I don't know re aviv(his father), and spring.. there may be cases of that but I don't have references.. if I find that, then a further question may be, given that evidence.. is there a case that mishnaic hebrew or at least hebrew at the time of the manuscript, had that variation. That manuscript is from italy or israel. https://en.wikipedia.org/wiki/Kaufmann_Manuscript "t was written in the 10th or 11th century, probably in the land of Israel or perhaps in Italy (the experts disagree). "


The oldest variant is "waw".

  1. Proofs for "ו" being pronounced as "w":
    a. Pronunciation of the analogous letter w in Arabic;
    b. Pronunciation of the analogous letter in Aramaic (there are small communities which speak Aramaic today);
    c. Pronunciation of this letter in Yemenite Jewish community;
    d. Proto-Semitic for "ו" must have been *w.

Besides, Letter "ב" for "v" is a late development, originally this letter was pronounced *b. Rhyming Levi(לוי) and Navi(נביא) can only happen in a quite late form of Hebrew, in early Hebrew this would be impossible: *lewi, *nabi'

  1. Proof that in Mishnaic Hebrew "ו" was sound as "w":
    a. We have no evidence that mistakes between "ו" and "ב" are frequent in Mishnah.
    b. Mishnah was composed in the Land of Israel, so we can presume that not only territorial continuity was preserved, but linguistic continuity as well.
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    "it is impossible that two letters will have the same pronunciation"--what is this based on? It clearly isn't always true for all languages Commented Aug 14, 2020 at 2:22
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    Modern Hebrew has several examples of letters that have the same pronunciation: e.g. ב and ו. English has k, c and q; Japanese has ジ and ヂ Commented Aug 14, 2020 at 6:48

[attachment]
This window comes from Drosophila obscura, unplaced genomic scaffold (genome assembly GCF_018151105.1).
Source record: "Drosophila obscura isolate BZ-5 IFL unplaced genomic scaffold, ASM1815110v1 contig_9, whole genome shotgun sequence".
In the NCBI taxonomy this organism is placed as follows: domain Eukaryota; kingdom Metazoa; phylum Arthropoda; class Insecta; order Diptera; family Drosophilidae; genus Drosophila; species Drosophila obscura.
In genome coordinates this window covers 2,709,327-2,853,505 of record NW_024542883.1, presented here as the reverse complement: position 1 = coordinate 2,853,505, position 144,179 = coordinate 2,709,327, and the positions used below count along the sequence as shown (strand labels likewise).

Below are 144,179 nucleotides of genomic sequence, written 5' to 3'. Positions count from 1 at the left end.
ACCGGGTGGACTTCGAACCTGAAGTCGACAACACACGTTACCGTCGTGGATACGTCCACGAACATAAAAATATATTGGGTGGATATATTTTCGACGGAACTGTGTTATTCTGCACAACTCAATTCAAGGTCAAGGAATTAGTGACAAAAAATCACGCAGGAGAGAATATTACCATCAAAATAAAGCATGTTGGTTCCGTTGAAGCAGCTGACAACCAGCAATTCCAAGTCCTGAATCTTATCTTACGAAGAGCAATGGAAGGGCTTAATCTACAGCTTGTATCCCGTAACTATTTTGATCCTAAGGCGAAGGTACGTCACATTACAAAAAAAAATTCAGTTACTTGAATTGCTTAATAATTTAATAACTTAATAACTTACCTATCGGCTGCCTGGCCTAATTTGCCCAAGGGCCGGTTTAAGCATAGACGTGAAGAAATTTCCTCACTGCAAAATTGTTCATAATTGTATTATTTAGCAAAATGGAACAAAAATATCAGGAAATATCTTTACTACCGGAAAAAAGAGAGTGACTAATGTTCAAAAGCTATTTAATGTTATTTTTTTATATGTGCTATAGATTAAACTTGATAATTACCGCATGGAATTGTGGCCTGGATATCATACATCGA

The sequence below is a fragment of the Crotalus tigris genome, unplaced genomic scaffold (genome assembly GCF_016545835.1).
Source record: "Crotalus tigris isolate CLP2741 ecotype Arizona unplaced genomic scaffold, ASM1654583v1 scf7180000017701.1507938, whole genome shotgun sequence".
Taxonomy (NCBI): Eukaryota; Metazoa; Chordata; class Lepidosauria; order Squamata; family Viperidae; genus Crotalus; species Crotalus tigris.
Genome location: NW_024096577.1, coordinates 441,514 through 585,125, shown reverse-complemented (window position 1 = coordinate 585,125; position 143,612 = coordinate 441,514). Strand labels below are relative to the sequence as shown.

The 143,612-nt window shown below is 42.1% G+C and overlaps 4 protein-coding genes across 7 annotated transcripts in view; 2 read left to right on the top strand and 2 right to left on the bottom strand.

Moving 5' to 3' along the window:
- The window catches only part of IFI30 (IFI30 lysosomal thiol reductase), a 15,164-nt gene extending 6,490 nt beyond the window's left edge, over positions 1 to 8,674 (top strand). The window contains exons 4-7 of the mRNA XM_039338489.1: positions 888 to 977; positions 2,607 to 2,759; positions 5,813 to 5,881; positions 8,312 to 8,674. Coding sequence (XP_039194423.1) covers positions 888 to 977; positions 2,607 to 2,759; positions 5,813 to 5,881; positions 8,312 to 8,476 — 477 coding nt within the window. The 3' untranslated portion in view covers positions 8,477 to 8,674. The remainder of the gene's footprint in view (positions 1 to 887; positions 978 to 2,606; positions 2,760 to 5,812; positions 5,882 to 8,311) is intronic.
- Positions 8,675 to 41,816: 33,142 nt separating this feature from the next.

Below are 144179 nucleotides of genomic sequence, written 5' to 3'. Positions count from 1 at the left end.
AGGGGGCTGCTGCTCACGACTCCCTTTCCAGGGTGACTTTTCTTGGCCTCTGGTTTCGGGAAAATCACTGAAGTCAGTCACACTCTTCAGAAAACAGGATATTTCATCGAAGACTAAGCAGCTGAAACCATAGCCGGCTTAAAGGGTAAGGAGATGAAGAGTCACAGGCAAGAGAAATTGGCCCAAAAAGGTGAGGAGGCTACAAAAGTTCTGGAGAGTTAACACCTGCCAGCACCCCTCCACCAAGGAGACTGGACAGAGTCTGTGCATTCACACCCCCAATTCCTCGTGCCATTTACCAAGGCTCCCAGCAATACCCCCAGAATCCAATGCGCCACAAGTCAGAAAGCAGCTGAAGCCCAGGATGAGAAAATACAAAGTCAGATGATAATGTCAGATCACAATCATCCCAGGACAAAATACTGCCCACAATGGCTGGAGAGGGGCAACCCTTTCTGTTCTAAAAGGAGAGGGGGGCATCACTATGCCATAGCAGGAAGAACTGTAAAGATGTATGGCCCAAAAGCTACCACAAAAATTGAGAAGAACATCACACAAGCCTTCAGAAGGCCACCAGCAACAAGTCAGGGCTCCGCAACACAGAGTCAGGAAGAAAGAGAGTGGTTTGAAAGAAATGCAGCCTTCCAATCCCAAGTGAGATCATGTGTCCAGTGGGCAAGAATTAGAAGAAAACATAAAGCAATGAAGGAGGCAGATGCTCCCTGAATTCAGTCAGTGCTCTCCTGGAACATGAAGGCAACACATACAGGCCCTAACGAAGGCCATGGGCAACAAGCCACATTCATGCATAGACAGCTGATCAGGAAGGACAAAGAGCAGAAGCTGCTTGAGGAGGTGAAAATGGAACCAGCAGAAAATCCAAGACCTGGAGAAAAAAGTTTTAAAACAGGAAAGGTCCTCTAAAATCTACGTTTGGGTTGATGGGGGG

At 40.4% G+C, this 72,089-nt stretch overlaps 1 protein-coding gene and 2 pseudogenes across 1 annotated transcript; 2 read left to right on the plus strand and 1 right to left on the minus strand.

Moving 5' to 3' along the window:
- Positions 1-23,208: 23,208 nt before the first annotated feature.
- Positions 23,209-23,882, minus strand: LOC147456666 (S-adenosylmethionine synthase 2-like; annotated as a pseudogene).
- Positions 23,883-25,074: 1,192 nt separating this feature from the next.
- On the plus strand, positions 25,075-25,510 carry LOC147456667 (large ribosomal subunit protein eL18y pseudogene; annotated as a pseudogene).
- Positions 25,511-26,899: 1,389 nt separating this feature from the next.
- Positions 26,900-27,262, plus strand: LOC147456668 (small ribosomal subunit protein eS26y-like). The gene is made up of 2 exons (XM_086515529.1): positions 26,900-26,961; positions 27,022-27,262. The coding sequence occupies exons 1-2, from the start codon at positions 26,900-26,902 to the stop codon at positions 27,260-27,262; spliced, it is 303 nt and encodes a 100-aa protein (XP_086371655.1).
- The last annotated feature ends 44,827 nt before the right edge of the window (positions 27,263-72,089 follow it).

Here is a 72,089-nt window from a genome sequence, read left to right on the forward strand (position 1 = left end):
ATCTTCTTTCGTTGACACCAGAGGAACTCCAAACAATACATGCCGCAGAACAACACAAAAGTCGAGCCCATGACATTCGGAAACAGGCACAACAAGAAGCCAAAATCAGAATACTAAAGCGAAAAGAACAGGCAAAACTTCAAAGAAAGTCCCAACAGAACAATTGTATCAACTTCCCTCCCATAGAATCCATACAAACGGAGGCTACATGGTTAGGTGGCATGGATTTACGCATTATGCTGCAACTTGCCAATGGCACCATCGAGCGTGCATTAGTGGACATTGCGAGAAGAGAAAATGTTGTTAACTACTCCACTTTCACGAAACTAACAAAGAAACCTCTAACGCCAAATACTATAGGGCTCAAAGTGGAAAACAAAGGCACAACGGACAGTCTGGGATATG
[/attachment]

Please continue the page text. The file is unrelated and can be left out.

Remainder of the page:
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    The key word is "modern". But originally every letter had its own pronunciation. that is why if you will see the first part of the answer is to prove that these two letters in general had different pronunciation. Then proof was given for Mishnaic Hebrew period. Can you provide an example of the same pronunciation in any original alphabet in its initial period? Commented Aug 14, 2020 at 8:10
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    @JosefKlimuk Kappa and qoppa in Greek. (The two represented different sounds in Phoenician, but afaik no Greek dialect ever actually used them for distinct phonemes.) Similarly, C and K in Latin both represented /k/ from the beginning.
    – Draconis
    Commented Sep 13, 2020 at 3:17
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    “But originally every letter had its own pronunciation…” Yes (mostly), originally, but we're not talking about how people spoke originally when the alphabet was first adopted. A language changes a little bit with each generation. Commented Sep 21, 2020 at 4:28